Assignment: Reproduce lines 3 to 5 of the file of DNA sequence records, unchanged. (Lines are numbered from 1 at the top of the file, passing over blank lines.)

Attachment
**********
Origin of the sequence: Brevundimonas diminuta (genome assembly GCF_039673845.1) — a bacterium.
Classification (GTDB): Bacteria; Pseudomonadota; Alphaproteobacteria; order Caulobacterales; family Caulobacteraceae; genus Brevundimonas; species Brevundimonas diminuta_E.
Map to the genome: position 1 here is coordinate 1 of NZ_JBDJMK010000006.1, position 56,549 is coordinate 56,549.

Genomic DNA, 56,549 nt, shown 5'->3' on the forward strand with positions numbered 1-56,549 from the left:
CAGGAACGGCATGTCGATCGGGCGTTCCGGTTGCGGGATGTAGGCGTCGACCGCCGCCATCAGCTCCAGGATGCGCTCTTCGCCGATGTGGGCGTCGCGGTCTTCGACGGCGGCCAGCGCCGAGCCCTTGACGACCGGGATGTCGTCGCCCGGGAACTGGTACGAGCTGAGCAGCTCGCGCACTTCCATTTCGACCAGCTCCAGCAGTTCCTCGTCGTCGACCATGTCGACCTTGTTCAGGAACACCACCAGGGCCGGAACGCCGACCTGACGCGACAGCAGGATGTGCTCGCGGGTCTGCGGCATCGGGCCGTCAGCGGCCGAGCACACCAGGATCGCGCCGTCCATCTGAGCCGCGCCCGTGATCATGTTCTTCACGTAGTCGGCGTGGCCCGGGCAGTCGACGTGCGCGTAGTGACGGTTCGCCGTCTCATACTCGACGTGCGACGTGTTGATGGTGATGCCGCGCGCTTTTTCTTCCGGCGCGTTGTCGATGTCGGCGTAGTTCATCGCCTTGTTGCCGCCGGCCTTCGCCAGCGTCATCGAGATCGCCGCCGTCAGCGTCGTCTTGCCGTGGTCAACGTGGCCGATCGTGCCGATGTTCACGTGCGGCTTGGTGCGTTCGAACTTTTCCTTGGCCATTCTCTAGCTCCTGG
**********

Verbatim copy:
Map to the genome: position 1 here is coordinate 1 of NZ_JBDJMK010000006.1, position 56,549 is coordinate 56,549.

Genomic DNA, 56,549 nt, shown 5'->3' on the forward strand with positions numbered 1-56,549 from the left:
CAGGAACGGCATGTCGATCGGGCGTTCCGGTTGCGGGATGTAGGCGTCGACCGCCGCCATCAGCTCCAGGATGCGCTCTTCGCCGATGTGGGCGTCGCGGTCTTCGACGGCGGCCAGCGCCGAGCCCTTGACGACCGGGATGTCGTCGCCCGGGAACTGGTACGAGCTGAGCAGCTCGCGCACTTCCATTTCGACCAGCTCCAGCAGTTCCTCGTCGTCGACCATGTCGACCTTGTTCAGGAACACCACCAGGGCCGGAACGCCGACCTGACGCGACAGCAGGATGTGCTCGCGGGTCTGCGGCATCGGGCCGTCAGCGGCCGAGCACACCAGGATCGCGCCGTCCATCTGAGCCGCGCCCGTGATCATGTTCTTCACGTAGTCGGCGTGGCCCGGGCAGTCGACGTGCGCGTAGTGACGGTTCGCCGTCTCATACTCGACGTGCGACGTGTTGATGGTGATGCCGCGCGCTTTTTCTTCCGGCGCGTTGTCGATGTCGGCGTAGTTCATCGCCTTGTTGCCGCCGGCCTTCGCCAGCGTCATCGAGATCGCCGCCGTCAGCGTCGTCTTGCCGTGGTCAACGTGGCCGATCGTGCCGATGTTCACGTGCGGCTTGGTGCGTTCGAACTTTTCCTTGGCCATTCTCTAGCTCCTGG